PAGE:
Jason shook his head. I suddenly realised how tired he looked. At school I’m not sure I ever saw him without a smile on his face. He was full of enthusiasm and laughter, even when he was arguing with Ollie. Right now, he just looked exhausted. I wondered what it was like to live with James when he’d just lost his arm and his career. I didn’t envy Jason.

“Is there anything I can do?” I asked.

“I don’t think so,” he said. “I think it’s going to be rough for a while. Well, for a long while. He’s just so unhappy.”

I didn’t say anything. There wasn’t anything to say. I just let him keep talking.

“He’s lost his arm. I don’t think I can even imagine what that’s like for him. So many things that should be easy are suddenly impossible. He’s having to relearn things he’s done without thinking for the last two decades. Yesterday I found him crying at the kitchen table because he couldn’t open the jam jar.”

Jason had tears in his eyes. I wondered whether I should give him a hug, or try to acknowledge the sadness in some other way, but I wasn’t sure he’d welcome that from me.

“And that’s not even thinking about the Quidditch,” Jason carried on. “The whole time I’ve known him we’ve talked about flying. Quidditch is everything. And that’s something I can understand. I don’t know how I’d live without it. He was being tipped to play for England, and suddenly that’s just...over.”

He shook his head again and rubbed his eyes.

“I don’t know. I’m not sure why I’m telling you all of this. I guess I just...I’ve been trying so hard to help him with this, and it’s difficult. And I want you to understand that. You can’t just swan in and try to get involved because it’s not that simple.”

Not for the first time, I was struck by how intense their friendship was. I remember watching them at school, before I really knew James. They were always together. Until Lily came along with her clique of Slytherin mean girls, the other Potters and Weasleys had all surrounded themselves with their cousins as their best friends. Albus had Louis and Rose constantly at his side. But James was different. James found a new family. He was close with Dominique Weasley, but Jason was the one he was never seen without.

Watching and listening to Jason now, I felt a little bit jealous of their relationship. It was what I could have had with Ollie, I think, if I’d managed to hold on to the way we used to be. Jason cared about James so much that the thought of him in pain brought tears to his eyes. I wasn’t sure anyone felt like that about me.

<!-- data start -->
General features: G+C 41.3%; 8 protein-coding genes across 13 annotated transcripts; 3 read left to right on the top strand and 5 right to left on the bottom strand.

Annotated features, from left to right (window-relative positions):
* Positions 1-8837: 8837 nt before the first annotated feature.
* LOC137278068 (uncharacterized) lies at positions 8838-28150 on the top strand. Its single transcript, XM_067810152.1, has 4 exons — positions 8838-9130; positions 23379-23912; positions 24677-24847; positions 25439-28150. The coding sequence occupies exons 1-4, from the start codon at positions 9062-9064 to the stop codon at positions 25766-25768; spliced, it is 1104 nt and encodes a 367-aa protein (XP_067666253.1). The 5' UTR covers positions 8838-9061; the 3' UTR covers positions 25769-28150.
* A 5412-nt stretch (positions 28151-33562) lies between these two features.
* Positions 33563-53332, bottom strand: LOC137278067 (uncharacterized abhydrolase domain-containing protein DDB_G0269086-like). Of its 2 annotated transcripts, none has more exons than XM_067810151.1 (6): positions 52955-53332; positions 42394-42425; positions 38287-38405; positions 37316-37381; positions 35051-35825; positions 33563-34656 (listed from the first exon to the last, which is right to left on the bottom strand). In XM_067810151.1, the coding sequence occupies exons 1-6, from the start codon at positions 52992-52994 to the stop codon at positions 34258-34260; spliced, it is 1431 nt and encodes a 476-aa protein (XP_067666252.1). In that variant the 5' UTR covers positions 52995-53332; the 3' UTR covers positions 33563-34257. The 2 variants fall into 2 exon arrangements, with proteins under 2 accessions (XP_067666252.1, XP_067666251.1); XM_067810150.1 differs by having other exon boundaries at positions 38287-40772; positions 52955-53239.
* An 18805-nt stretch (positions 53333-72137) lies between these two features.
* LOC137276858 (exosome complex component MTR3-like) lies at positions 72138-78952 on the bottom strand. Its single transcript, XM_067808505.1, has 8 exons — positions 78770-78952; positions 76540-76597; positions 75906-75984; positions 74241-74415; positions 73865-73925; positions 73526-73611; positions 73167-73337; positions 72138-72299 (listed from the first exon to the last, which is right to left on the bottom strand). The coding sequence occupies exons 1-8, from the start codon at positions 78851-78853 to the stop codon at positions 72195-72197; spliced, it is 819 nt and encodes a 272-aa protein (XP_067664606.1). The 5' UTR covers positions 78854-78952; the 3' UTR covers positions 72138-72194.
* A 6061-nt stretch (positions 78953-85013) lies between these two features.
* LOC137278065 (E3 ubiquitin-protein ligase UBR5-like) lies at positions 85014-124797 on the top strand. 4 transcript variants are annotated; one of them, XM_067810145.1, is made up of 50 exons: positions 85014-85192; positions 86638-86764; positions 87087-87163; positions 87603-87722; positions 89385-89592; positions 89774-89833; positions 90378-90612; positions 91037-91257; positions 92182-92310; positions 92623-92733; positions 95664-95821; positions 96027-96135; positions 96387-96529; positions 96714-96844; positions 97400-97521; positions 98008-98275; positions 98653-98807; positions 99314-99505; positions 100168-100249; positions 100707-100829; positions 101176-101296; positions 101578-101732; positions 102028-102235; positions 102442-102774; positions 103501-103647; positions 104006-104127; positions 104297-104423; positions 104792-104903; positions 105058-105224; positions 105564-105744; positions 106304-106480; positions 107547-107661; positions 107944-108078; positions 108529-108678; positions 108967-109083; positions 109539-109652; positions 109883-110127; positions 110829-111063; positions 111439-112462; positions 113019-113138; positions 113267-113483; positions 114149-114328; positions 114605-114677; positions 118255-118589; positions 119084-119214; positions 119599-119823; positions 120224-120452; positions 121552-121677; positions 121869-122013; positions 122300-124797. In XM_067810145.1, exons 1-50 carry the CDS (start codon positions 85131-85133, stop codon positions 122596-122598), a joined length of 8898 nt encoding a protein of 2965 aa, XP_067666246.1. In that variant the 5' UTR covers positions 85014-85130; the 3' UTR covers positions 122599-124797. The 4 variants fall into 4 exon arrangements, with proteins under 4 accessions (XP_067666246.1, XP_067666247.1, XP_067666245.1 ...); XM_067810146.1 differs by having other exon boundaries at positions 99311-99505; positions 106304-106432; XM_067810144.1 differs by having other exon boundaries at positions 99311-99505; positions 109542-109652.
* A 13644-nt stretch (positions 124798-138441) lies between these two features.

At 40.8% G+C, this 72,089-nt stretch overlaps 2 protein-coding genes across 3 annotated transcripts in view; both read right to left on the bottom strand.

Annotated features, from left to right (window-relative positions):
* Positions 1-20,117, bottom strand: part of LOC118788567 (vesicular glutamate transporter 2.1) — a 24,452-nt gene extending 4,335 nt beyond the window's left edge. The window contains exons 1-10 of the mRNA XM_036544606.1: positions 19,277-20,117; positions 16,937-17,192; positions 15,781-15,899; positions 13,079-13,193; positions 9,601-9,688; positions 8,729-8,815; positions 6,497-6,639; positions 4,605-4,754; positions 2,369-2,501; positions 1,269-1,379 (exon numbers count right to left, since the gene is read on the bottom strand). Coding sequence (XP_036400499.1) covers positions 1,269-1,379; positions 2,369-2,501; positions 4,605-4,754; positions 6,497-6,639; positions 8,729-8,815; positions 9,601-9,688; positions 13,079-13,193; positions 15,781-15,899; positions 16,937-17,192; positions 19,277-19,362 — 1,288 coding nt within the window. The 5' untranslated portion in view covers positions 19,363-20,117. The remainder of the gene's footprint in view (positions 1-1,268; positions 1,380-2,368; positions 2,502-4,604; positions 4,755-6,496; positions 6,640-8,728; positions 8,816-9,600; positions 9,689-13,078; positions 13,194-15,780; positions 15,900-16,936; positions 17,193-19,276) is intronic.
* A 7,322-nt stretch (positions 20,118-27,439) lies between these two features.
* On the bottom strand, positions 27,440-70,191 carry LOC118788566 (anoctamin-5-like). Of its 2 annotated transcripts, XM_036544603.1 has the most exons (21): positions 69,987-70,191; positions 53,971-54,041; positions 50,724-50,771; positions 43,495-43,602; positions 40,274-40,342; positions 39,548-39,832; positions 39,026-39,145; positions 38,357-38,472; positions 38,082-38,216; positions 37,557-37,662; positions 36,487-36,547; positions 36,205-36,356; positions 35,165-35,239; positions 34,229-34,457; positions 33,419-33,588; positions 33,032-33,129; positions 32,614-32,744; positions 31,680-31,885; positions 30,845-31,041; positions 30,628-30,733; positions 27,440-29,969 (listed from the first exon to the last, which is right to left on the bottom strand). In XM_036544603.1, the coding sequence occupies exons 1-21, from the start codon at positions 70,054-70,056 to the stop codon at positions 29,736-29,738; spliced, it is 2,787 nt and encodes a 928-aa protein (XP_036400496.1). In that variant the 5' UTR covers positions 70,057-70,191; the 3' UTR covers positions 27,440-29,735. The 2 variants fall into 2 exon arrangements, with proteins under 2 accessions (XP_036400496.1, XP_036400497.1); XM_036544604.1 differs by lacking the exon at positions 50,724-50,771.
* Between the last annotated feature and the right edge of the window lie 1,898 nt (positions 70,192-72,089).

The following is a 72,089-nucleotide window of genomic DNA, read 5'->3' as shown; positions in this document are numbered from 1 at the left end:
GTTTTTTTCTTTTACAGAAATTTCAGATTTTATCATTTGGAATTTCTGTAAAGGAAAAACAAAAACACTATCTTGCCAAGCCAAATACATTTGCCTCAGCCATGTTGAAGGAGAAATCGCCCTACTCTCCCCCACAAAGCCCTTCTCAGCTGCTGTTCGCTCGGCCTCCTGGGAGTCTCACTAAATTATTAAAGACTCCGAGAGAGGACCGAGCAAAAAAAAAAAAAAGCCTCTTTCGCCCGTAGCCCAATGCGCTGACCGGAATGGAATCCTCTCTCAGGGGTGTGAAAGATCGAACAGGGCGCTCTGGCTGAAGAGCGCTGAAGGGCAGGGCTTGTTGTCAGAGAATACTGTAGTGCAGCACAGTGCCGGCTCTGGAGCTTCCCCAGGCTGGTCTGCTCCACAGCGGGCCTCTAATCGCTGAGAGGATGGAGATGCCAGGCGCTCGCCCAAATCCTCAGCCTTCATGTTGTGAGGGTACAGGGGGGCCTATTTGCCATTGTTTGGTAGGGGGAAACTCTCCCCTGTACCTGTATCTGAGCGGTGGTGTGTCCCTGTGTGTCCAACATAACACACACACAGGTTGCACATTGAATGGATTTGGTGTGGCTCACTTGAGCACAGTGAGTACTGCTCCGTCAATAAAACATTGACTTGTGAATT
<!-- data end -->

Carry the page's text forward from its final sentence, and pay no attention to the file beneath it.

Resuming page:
“You’re doing well,” I told him. “He’s lucky to have you.”

Jason nodded slowly, looking grateful.

“Um...I’m sorry for disturbing you,” I muttered. “I suppose I just...wasn’t really thinking.”

Jason nodded again. He didn’t tell me it was okay, though. It wasn’t okay, really. Most of the things I did weren’t okay.

“Look after yourself, Cassie,” he said.

I nodded and walked away.

When I got back to Ollie’s house, I threw myself into helping her with seating plans and didn’t say where I’d been. She was smiley after her lunch with Scorpius and seemed grateful for the help.

Albus was out at work but came home early, bringing mountains of Chinese takeaway with him.

“I didn’t know what you liked, Cassie,” he said. “So I bought a bit of everything.”

“Because you weren’t sure what Cassie liked?” Ollie looked amused. “Don’t listen to him, Cass. He buys this much every time.”

Albus muttered something about liking food and Ollie laughed.

“Scor wants to see you,” she told Albus, kissing his nose. “He says he needs to make some threats before the wedding.”

“He’s terrible at threatening me. He’s been trying it since sixth year.” Albus rolled his eyes.


“Yeah, he’s always letting me know what will happen if I hurt you. But then we have a few drinks and he tells me he loves me, so it’s not very convincing.”

Ollie laughed and, to my surprise, a giggle escaped through my lips as well. I could imagine Scorpius trying to take his role as Ollie’s best friend seriously. I couldn’t really imagine him saying he loved Albus Potter, but people change.

Albus started to empty plastic boxes of noodles and rice onto plates, pushing them to the centre of the table.

“Your cousin is somewhat more intimidating,” Albus said. “Because he’s bigger than me.”

“Jason’s a teddy bear,” Ollie laughed, poking Albus’s stomach.

“He’s a professional athlete. I’m a lawyer. I work in an office. He could definitely take me down.”

“I saw him today,” I murmured.

They both turned to face me, matching curious expressions plastered over their faces.

“I tried to see James,” I explained.

Ollie glanced at Albus and then reached out to squeeze my hand. “How did it go?”

I shook my head. “He didn’t want to see me. I talked to Jason though. He seems...nice. I can see why you like him.”

She shrugged. “He’s my family. I adore him.”

She said it like it was obvious. I kind of wanted to remind her of the horrible words she used to exchange with Jason, but her smile was radiant and I didn’t want to spoil it.

“Are your parents coming? To the wedding, I mean?”

Her smile disappeared.

“No. They are very much not invited.”

Albus squeezed her shoulder and my cheeks heated up. I felt guilty for asking. She’d cut off all contact with her parents after graduation. I should have remembered that.